The crux of the matter is this: we are human. Humans screw up. It’s a given. You can allow screwups to crush you, or you can own them and recognize the mistake for what it is—a growth opportunity. That’s why it’s so important to recognize that making mistakes is a necessary part of taking action. And just as important is using the mistake to prevent errors from happening in the future.
There are 3 Kinds of Mistakes
Before we get into the importance of mistakes, I need to insert a disclaimer: not all mistakes are created equal, and some mistakes are more forgivable than others. A mistake made from carelessness can be tolerated and forgiven—once. However, carelessness can be pervasive, and accepting the same mistake more than once sends all kinds of bad messages to your crew.
A mistake made from malice, however, can’t be tolerated at all. If someone lies, hides information, and/or knowingly fails to live up to their responsibilities, those mistakes all fall into this category and should be met with swift and decisive action. You simply cannot allow this behavior on your team.
There’s a third kind of mistake, which is actually worth embracing: the good-faith mistake. I like to think most mistakes fall into this category; they’re made in good faith while actively pursuing improvement. These are the kinds of mistakes that can be gifts.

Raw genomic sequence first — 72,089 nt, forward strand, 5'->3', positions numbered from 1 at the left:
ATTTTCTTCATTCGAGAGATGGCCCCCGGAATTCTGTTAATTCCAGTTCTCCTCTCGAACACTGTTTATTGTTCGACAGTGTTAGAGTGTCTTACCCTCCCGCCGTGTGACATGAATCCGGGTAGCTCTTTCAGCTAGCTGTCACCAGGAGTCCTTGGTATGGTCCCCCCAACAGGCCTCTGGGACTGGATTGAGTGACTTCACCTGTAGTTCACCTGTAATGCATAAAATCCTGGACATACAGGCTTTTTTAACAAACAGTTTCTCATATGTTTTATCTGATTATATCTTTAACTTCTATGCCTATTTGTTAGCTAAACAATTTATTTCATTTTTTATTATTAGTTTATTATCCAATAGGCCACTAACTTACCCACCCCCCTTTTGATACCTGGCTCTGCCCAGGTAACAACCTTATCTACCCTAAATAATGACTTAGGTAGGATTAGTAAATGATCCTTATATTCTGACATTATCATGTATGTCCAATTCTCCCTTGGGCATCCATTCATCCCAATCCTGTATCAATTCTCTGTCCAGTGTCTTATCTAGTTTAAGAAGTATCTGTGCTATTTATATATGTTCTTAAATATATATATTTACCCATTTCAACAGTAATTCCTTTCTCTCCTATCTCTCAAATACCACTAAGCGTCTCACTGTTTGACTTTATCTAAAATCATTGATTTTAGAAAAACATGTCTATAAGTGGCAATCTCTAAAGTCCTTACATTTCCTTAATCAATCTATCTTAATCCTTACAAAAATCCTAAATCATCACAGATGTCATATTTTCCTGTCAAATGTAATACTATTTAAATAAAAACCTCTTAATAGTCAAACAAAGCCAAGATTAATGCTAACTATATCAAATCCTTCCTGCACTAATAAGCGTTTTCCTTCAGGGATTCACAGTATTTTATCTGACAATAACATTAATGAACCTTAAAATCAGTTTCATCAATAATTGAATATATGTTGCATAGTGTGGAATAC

The good-faith mistake comes along when you’re stretching yourself, when you’re trying something new, and when you’re doing something in a different way. These mistakes are both inevitable and good. They can and should result in positive change, both on a micro and a macro level.
Own Your Mistakes
Think of an accounting mistake: if you don’t own it, either it will resurface next month when you correctly close the books—or, if you perpetuate the same calculation error, it will only snowball and grow every month. There’s no “covering it up,” and it’s not going to magically fix itself, so isn’t it better to get out in front and own it as soon as you recognize the problem? Owning mistakes early stops little things from turning into big problems.
As important as this is, owning mistakes is rarely even talked about in Corporate America. The blame for that lands on bosses at every level. This plagues most company cultures for two reasons: bosses are afraid of looking inept in front of their employees and exposing their vulnerabilities. And, they’re afraid of looking bad in front of their own bosses and jeopardizing their reputation.